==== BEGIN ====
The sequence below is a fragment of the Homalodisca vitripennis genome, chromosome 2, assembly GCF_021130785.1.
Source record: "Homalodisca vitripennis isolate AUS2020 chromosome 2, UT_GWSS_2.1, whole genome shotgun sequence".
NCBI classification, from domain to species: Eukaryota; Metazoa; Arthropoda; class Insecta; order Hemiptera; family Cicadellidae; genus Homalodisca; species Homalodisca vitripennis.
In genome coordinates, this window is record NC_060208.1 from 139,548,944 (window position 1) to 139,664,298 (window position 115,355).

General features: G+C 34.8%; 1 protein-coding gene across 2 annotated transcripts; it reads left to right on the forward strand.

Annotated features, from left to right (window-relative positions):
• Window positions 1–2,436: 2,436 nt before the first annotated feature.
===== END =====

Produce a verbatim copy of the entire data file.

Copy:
The sequence below is a fragment of the Homalodisca vitripennis genome, chromosome 2, assembly GCF_021130785.1.
Source record: "Homalodisca vitripennis isolate AUS2020 chromosome 2, UT_GWSS_2.1, whole genome shotgun sequence".
NCBI classification, from domain to species: Eukaryota; Metazoa; Arthropoda; class Insecta; order Hemiptera; family Cicadellidae; genus Homalodisca; species Homalodisca vitripennis.
In genome coordinates, this window is record NC_060208.1 from 139,548,944 (window position 1) to 139,664,298 (window position 115,355).

General features: G+C 34.8%; 1 protein-coding gene across 2 annotated transcripts; it reads left to right on the forward strand.

Annotated features, from left to right (window-relative positions):
• Window positions 1–2,436: 2,436 nt before the first annotated feature.